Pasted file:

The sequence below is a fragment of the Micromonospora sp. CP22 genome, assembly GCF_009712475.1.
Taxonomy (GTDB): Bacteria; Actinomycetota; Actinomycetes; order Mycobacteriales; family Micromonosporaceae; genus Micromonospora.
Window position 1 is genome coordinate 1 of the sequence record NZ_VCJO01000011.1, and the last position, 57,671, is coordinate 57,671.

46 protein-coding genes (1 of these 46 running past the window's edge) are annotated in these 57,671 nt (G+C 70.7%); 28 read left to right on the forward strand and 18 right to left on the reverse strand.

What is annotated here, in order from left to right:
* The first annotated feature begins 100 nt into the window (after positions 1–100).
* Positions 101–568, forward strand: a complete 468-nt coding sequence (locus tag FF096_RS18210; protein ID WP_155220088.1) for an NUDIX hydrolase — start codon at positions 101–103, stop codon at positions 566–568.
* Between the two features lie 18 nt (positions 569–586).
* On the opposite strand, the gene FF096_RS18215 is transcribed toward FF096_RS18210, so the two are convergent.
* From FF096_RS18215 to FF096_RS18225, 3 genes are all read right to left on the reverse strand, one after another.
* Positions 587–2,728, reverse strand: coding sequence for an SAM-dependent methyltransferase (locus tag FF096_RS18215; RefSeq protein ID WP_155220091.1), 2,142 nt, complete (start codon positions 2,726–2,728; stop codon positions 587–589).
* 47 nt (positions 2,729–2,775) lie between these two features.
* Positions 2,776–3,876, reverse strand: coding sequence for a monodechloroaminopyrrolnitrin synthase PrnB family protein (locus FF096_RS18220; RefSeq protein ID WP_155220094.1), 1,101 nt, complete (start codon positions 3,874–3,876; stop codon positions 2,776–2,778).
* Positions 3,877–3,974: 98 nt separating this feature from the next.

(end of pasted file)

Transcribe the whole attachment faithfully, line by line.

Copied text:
The sequence below is a fragment of the Micromonospora sp. CP22 genome, assembly GCF_009712475.1.
Taxonomy (GTDB): Bacteria; Actinomycetota; Actinomycetes; order Mycobacteriales; family Micromonosporaceae; genus Micromonospora.
Window position 1 is genome coordinate 1 of the sequence record NZ_VCJO01000011.1, and the last position, 57,671, is coordinate 57,671.

46 protein-coding genes (1 of these 46 running past the window's edge) are annotated in these 57,671 nt (G+C 70.7%); 28 read left to right on the forward strand and 18 right to left on the reverse strand.

What is annotated here, in order from left to right:
* The first annotated feature begins 100 nt into the window (after positions 1–100).
* Positions 101–568, forward strand: a complete 468-nt coding sequence (locus tag FF096_RS18210; protein ID WP_155220088.1) for an NUDIX hydrolase — start codon at positions 101–103, stop codon at positions 566–568.
* Between the two features lie 18 nt (positions 569–586).
* On the opposite strand, the gene FF096_RS18215 is transcribed toward FF096_RS18210, so the two are convergent.
* From FF096_RS18215 to FF096_RS18225, 3 genes are all read right to left on the reverse strand, one after another.
* Positions 587–2,728, reverse strand: coding sequence for an SAM-dependent methyltransferase (locus tag FF096_RS18215; RefSeq protein ID WP_155220091.1), 2,142 nt, complete (start codon positions 2,726–2,728; stop codon positions 587–589).
* 47 nt (positions 2,729–2,775) lie between these two features.
* Positions 2,776–3,876, reverse strand: coding sequence for a monodechloroaminopyrrolnitrin synthase PrnB family protein (locus FF096_RS18220; RefSeq protein ID WP_155220094.1), 1,101 nt, complete (start codon positions 3,874–3,876; stop codon positions 2,776–2,778).
* Positions 3,877–3,974: 98 nt separating this feature from the next.